So the governments of developing countries, especially middle-income ones, will have to work with the rich world to mobilise private investment. On the part of developing countries, that will involve big improvements to the investment climate and an acceptance that they will have to cede some control over energy policy. On the part of donors, it will involve focusing spending on schemes that “crowd in” private capital, such as indemnifying investors against political and regulatory risks, taking equity stakes in private projects and agreeing to absorb the first tranche of losses if things go wrong. They will have to do things they dislike, such as helping the poorest countries shut coal plants. But without give on both sides, the world will bake.
The second hard truth is that fossil fuels will not be abandoned overnight. Europe is scrambling to build import facilities for natural gas, having lost access to Russian supplies, precisely because it cannot come up with any immediate alternative. For some poorer countries investments in gas, in conjunction with renewables, are still necessary: helping more citizens get life-enhancing electricity is a moral imperative, too.
The third truth is that because 1.5°C will be missed, greater efforts must be made to adapt to climate change. Adaptation has always been the neglected step-child of climate policy, mistrusted by activists as a distraction from cutting emissions or, worse, an excuse not to make any cuts. But no matter what, the world now faces more floods, droughts, storms and wildfires. For developing countries especially, but also for rich ones, preparing for these calamities is a matter of life and death.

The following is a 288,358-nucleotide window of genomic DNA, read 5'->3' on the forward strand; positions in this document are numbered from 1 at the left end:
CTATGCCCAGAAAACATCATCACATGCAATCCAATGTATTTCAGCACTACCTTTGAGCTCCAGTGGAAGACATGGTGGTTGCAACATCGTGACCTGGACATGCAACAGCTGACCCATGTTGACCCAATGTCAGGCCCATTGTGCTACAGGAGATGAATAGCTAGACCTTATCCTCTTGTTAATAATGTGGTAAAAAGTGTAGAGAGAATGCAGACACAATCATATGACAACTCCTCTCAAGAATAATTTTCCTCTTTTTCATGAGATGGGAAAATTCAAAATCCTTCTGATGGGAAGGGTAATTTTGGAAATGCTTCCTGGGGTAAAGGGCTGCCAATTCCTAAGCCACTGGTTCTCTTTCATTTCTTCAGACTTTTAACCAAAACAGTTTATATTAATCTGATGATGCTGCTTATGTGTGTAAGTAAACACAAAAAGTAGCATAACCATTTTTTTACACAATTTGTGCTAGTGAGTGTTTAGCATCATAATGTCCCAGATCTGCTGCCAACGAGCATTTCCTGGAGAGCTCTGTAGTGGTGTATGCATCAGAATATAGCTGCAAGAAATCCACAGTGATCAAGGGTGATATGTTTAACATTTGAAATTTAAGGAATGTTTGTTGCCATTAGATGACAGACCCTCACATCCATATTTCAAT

Fortunately, as our special report argues, a lot of adaptation is affordable. It can be as simple as providing farmers with hardier strains of crops and getting cyclone warnings to people in harm’s way. Better still, such measures tend to have additional benefits beyond helping people cope with climate change. This is an area where even modest help from rich countries can have a big impact.
Yet they are not coughing up the money they have promised to help the poorest ones adapt. That is unfair: why should poor farmers in Africa, who have done almost nothing to make the climate change, be abandoned to suffer as it does? If the rich world allows global warming to ravage already fragile countries, it will inevitably end up paying a price in food shortages and proliferating refugees.
Finally, having admitted that the planet will grow dangerously hot, policymakers need to consider more radical ways to cool it. Technologies to suck carbon dioxide out of the atmosphere, now in their infancy, need a lot of attention. So does “solar geoengineering”, which blocks out incoming sunlight. Both are mistrusted by climate activists, the first as a false promise, the second as a scary threat. On solar geoengineering people are right to worry. It could well be dangerous and would be very hard to govern. But so will an ever hotter world. The worthies in Egypt need to take that on board.
Overshooting 1.5°C does not doom the planet. But it is a death sentence for some people, ways of life, ecosystems, even countries. To let the moment pass without some hard thinking about how to set the world on a better trajectory would be to sign yet more death warrants. ■
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This article appeared in the Leaders section of the print edition under the headline "Goodbye 1.5°C"